In their oral and written testimony to the Working Group as well as in a recently circulated petition to members of this Working Group, the Lyme disease community related how the voices of patients, clinicians, and researchers who challenge prevailing scientific and medical practices, particularly with regard to patients who remain ill after antibiotic treatment, have been systematically marginalized and/or silenced. As described in Chapter 3, Access to Care and Education, these types of structural barriers contribute to the health disparities that plague this patient population.
Other groups within the broader tick-borne disease landscape were also beneficiaries of the Working Group structure. The considerable exposure that the Alpha-gal Syndrome community gained during the first cycle earned it well-deserved attention within all three reports, and in 2022 an entire subcommittee report was devoted to this important medical topic.
For many within the tick-borne disease community, the equality afforded to them by the Working Group structure and processes and the efforts at building consensus were laudable departures from the past. The community response to this successful forum has been to lobby for more tick-borne disease funding for NIH and CDC, and funding for these agencies has increased significantly as a result of these efforts. Discontinuing this forum may adversely affect future patient lobbying efforts as, from their perspective, listening sessions and informational exchanges represent a step backwards, not forwards.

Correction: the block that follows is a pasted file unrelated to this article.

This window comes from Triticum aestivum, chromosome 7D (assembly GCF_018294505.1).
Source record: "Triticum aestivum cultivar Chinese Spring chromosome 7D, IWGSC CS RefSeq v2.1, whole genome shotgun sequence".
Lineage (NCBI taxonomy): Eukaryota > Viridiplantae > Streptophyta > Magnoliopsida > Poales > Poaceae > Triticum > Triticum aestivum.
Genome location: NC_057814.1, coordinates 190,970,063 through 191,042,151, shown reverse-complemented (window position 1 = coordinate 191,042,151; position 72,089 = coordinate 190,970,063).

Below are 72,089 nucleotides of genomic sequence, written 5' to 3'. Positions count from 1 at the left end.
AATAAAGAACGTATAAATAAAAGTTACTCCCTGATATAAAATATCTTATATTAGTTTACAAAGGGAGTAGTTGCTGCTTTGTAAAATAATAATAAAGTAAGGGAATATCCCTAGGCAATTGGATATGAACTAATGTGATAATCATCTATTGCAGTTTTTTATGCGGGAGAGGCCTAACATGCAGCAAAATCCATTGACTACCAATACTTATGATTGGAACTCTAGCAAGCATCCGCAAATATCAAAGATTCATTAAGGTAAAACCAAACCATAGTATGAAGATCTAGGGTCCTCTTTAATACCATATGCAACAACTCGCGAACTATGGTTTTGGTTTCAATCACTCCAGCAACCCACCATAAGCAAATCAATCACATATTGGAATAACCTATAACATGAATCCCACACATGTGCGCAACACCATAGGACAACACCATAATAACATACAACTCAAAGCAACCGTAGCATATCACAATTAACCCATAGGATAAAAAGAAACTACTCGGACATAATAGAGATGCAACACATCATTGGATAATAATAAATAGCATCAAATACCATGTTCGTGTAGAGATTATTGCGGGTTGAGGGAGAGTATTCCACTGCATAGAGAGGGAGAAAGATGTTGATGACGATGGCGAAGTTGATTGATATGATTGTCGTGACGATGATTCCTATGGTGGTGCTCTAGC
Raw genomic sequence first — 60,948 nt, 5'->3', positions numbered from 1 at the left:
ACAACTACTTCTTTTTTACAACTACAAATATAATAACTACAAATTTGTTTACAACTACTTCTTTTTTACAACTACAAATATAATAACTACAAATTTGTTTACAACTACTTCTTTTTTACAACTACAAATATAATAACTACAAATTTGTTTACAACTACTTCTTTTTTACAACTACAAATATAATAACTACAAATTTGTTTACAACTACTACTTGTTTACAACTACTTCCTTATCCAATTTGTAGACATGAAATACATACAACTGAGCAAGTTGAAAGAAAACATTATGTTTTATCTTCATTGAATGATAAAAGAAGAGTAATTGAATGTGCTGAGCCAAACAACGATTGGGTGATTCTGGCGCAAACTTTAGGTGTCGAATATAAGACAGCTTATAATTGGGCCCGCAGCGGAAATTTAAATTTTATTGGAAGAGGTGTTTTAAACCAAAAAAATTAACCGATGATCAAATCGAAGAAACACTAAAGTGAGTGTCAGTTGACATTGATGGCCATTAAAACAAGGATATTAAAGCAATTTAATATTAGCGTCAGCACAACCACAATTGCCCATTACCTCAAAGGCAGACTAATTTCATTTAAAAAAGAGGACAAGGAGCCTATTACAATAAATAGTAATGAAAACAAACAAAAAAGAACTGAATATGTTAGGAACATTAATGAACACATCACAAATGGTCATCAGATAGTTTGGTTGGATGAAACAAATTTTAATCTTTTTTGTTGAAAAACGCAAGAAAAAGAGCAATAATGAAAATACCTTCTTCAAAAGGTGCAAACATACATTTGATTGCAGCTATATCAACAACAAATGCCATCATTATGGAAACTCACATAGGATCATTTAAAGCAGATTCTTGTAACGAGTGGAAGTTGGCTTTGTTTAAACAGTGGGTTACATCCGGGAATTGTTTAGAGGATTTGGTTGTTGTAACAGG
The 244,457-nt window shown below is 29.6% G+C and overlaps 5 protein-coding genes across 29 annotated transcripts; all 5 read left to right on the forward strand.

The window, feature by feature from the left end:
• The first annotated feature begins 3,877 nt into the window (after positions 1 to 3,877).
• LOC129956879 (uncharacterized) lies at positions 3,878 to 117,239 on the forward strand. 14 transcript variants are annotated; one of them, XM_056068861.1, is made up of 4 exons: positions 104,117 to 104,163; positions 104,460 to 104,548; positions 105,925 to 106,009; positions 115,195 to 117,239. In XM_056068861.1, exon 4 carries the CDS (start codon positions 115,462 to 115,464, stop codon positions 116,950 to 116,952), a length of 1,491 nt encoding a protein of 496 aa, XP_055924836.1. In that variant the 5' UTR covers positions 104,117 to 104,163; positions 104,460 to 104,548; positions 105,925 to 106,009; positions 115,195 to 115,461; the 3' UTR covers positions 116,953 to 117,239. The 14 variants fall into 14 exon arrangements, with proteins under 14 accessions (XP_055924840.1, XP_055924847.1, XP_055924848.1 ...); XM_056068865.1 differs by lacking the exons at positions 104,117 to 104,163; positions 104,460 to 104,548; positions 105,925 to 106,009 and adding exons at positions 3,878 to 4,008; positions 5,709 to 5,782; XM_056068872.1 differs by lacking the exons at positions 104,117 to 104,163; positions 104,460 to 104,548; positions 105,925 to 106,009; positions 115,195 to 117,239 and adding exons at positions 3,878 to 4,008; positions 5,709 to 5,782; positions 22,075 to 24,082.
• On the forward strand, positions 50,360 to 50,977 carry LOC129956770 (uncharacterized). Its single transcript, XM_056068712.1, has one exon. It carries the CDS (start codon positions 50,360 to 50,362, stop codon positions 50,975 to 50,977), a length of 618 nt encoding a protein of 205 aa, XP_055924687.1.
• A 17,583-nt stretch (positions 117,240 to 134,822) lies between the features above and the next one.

There’s more work to do
The work needed to achieve health equity for patients with tick-borne illnesses and associated illnesses is far from complete. Given that FACs are routinely renewed when their work is unfinished, it is a mistake for the majority to abandon this successful approach for engaging patients and soliciting input from a wide range of subject matter experts.
Rather, the Working Group should be renewed under a new charter that pivots to building on the work that has already been done. Implementation of Working Group recommendations would benefit from the experiences and knowledge of outside experts and the affected patient groups. This “slimmed down” version of the Working Group would retain the critically important elements discussed above while reducing the financial and time commitments that were concerns to some federal members.
Continuing public participation and federal transparency regarding federal tick-borne disease activities will increase the tick-borne disease community’s confidence that their needs and concerns are appropriately assessed and addressed.
Recognizing that the vote on the recommendation to continue the Working Group will not be reconsidered, the future of the Tick-Borne Disease Working Group rests in the hands of the tick-borne disease community and their elected representatives. Patients, clinicians, and researchers who want the Working Group to continue should contact their federal representatives and urge them to pass legislation to reinstate the Working Group so that it can continue the work it so ably started.
Dr. Elizabeth Maloney is President of Partnership for Tick-borne Diseases Education, a 501(c) that provides educational resources to medical professionals and the public. She is also the Education Co-Director at Invisible International, and has authored several peer-reviewed papers and treatment guidelines on Lyme disease. She served on the TBDWG from 2021-2022.
See also: Final TBD Working Group report reflects patient contributions